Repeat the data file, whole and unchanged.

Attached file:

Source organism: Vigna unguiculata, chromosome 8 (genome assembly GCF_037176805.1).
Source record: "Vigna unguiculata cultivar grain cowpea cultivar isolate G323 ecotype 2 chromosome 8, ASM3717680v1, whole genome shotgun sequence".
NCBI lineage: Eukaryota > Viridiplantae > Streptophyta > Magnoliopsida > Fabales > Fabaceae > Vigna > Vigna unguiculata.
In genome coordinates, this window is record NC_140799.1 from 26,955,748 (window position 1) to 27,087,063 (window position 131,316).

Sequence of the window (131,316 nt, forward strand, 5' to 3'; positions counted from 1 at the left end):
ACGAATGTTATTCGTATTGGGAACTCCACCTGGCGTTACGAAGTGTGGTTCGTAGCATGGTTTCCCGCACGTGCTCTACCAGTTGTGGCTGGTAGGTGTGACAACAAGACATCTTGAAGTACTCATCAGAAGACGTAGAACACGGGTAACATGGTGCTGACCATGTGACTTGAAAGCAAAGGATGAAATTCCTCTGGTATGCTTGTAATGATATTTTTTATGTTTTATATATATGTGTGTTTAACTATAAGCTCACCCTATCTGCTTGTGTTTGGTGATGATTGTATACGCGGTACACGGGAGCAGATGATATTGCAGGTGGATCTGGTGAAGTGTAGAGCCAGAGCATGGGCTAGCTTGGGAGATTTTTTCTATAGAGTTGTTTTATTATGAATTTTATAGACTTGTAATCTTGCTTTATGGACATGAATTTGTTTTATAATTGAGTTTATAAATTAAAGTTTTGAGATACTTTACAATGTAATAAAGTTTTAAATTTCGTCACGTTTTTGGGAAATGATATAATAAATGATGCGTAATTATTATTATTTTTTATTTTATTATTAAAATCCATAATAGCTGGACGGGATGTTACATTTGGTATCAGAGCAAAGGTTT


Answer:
Source organism: Vigna unguiculata, chromosome 8 (genome assembly GCF_037176805.1).
Source record: "Vigna unguiculata cultivar grain cowpea cultivar isolate G323 ecotype 2 chromosome 8, ASM3717680v1, whole genome shotgun sequence".
NCBI lineage: Eukaryota > Viridiplantae > Streptophyta > Magnoliopsida > Fabales > Fabaceae > Vigna > Vigna unguiculata.
In genome coordinates, this window is record NC_140799.1 from 26,955,748 (window position 1) to 27,087,063 (window position 131,316).

Sequence of the window (131,316 nt, forward strand, 5' to 3'; positions counted from 1 at the left end):
ACGAATGTTATTCGTATTGGGAACTCCACCTGGCGTTACGAAGTGTGGTTCGTAGCATGGTTTCCCGCACGTGCTCTACCAGTTGTGGCTGGTAGGTGTGACAACAAGACATCTTGAAGTACTCATCAGAAGACGTAGAACACGGGTAACATGGTGCTGACCATGTGACTTGAAAGCAAAGGATGAAATTCCTCTGGTATGCTTGTAATGATATTTTTTATGTTTTATATATATGTGTGTTTAACTATAAGCTCACCCTATCTGCTTGTGTTTGGTGATGATTGTATACGCGGTACACGGGAGCAGATGATATTGCAGGTGGATCTGGTGAAGTGTAGAGCCAGAGCATGGGCTAGCTTGGGAGATTTTTTCTATAGAGTTGTTTTATTATGAATTTTATAGACTTGTAATCTTGCTTTATGGACATGAATTTGTTTTATAATTGAGTTTATAAATTAAAGTTTTGAGATACTTTACAATGTAATAAAGTTTTAAATTTCGTCACGTTTTTGGGAAATGATATAATAAATGATGCGTAATTATTATTATTTTTTATTTTATTATTAAAATCCATAATAGCTGGACGGGATGTTACATTTGGTATCAGAGCAAAGGTTT